His passion for the ocean and the beach was clear from the start. He fished with a local Italian fisherman, surfed at Hendry’s and played volleyball at East Beach. However, after graduating from SBHS in 1956, Brett served in the military instead of going surfing in Hawaii with his friends. He left the Army and earned an AA degree in landscape horticulture from SBCC before enrolling at Cal Poly Pomona. Back in Santa Barbara, Brett started his own landscaping company.
In 1961, he married his first wife, Judy Ann Johnson. They had two daughters, Gwynn Ellen and Leslie Jean. They moved to Pacific Grove where he went to work for CalTrans as an arborist, arborist and senior foreman for all of Monterey County. His duties included cleaning and maintaining the giant sequoias of Big Sur. Before retiring from CalTrans, he set the standard for the tree protocol that is still used today.
Eventually he was drawn back to the ocean and spent the rest of his working life as a professional fisherman. He caught a lot of fish on the central coast from San Simeon to Half Moon Bay. Although his 22-year marriage to Judy ended, they remained friends for a long time and shared the love of their daughters.
In 1984, Brett married Leslie Kale and adopted Asia Kale as his first son. Soon after, they had twins, Stephen and Keel Gourley. He shared his love of fishing and hunting with his sons, who enthusiastically followed his passion. Although Brett and Leslie’s marriage ended in 1993, their friendship continued.
After some time, in February 2003, Brett was reunited with his longtime girlfriend, Christy Ford, who became his third wife and the love of his life. Their three children from a previous marriage soon became part of Brett’s extended family. During their marriage they shared a passion for writing, history, politics, the fertile garden and their dog, Nellie. They also enjoyed traveling, fishing, hunting and the food they shared with so many friends and family.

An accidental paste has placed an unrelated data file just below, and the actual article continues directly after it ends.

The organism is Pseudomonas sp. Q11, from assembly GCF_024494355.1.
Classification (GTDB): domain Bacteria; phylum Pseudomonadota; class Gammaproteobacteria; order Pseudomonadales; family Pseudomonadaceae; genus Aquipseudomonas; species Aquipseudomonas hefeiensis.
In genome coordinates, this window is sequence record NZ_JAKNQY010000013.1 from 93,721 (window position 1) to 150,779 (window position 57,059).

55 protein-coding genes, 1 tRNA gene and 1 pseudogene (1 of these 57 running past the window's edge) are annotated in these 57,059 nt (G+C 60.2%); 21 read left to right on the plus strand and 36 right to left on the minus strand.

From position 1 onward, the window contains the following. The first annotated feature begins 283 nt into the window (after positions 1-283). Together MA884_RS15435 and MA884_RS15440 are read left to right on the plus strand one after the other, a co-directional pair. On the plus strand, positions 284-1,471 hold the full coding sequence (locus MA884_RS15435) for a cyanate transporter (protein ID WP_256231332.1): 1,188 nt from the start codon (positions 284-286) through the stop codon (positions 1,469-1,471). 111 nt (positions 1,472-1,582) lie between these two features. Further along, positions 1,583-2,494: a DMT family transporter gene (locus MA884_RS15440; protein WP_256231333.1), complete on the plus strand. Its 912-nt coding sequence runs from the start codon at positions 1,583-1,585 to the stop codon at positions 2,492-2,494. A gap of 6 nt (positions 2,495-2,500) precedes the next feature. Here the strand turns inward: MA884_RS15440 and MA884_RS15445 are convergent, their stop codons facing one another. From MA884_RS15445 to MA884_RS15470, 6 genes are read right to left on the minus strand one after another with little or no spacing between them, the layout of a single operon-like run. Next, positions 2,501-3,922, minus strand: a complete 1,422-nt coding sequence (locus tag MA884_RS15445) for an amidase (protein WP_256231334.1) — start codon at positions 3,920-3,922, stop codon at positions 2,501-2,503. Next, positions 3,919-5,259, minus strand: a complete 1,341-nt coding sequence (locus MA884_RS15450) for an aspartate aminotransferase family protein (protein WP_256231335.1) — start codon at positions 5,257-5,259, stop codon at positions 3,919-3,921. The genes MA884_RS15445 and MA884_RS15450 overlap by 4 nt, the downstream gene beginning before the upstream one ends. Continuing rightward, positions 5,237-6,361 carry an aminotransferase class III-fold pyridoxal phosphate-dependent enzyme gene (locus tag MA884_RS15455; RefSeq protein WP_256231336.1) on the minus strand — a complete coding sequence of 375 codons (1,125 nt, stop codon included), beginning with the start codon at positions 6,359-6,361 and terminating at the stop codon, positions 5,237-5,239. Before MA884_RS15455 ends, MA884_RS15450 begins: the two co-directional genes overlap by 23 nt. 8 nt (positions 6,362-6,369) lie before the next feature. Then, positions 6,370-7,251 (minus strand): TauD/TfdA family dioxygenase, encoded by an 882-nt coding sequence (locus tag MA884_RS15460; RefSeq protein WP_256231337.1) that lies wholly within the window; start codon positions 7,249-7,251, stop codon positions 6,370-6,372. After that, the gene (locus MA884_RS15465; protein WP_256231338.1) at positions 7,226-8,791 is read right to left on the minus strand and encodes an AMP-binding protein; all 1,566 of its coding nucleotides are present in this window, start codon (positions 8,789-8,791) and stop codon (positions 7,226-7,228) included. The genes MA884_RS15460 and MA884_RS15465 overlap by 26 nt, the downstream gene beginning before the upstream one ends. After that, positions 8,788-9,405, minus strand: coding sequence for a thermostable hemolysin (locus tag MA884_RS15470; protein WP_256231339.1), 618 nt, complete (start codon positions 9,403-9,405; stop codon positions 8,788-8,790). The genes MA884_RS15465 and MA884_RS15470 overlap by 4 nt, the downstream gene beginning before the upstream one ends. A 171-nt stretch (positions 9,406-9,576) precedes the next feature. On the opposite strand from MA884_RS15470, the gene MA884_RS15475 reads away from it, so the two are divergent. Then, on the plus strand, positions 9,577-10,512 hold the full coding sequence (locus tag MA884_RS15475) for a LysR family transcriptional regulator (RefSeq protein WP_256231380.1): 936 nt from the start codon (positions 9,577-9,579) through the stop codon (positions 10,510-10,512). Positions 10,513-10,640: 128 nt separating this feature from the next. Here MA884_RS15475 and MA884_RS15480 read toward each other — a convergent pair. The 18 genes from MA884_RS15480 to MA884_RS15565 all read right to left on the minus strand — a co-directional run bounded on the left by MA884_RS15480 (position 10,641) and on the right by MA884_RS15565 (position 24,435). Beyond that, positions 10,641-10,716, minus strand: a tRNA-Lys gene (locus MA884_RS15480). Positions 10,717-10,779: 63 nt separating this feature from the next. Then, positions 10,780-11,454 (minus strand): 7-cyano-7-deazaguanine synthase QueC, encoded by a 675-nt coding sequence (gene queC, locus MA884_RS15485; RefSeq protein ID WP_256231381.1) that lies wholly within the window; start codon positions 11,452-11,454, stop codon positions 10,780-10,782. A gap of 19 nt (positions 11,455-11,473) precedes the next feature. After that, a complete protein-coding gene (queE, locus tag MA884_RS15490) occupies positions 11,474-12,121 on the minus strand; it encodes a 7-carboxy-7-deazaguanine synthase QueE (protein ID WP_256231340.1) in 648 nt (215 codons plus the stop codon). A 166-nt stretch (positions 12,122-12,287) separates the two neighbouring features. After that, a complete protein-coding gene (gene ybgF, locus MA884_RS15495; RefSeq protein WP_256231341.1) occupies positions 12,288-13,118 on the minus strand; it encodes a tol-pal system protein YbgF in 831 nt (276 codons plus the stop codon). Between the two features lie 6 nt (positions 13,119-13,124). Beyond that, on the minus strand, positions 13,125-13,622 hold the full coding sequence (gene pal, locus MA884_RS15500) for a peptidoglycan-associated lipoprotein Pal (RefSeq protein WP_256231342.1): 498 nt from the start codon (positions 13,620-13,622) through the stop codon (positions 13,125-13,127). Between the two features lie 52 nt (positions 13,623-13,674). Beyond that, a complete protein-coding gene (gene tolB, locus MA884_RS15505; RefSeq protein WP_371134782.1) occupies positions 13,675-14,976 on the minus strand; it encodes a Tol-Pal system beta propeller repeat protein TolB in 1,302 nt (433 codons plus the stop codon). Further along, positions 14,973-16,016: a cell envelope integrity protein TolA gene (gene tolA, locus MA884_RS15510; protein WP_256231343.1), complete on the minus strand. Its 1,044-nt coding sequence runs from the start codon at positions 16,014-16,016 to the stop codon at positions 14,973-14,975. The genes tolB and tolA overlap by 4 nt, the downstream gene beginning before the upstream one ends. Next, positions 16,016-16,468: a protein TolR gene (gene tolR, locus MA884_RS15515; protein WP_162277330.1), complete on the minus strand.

Brett was a man of many talents and qualities as a builder, carver and craftsman. By the end of his life, he had built seven boats, from a 12-foot pyrograph to a 20-foot Alaskan skiff. Although he lived a simple life, he was anything but simple. Respectful, kind and gentle to some; coarse, insensitive and harsh to others. His love was shown in actions, not words. A deep thinker and a man of few words, when he spoke, everyone listened, and when they spoke, he always listened.
Brett was sentenced to death by his parents and his maternal aunt, Marjorie. He is survived by his wife, Christy; his beloved sister, Jill Ryan; two daughters, Gwynn (Martin) and Leslie (Andrea); three sons, Asia (Heather), Steven and Keel (Melissa); eleven grandchildren; nine nieces and nephews; two former wives; Christie’s children, Peddrick (Joanna), Max (Mary), and Beth (Bruce); and his two nephews, Cindy Reed (Jim) and Brian Clare.
Due to COVID restrictions, there will be no public memorial service at this time.
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We’ll get through this together, Atascadero…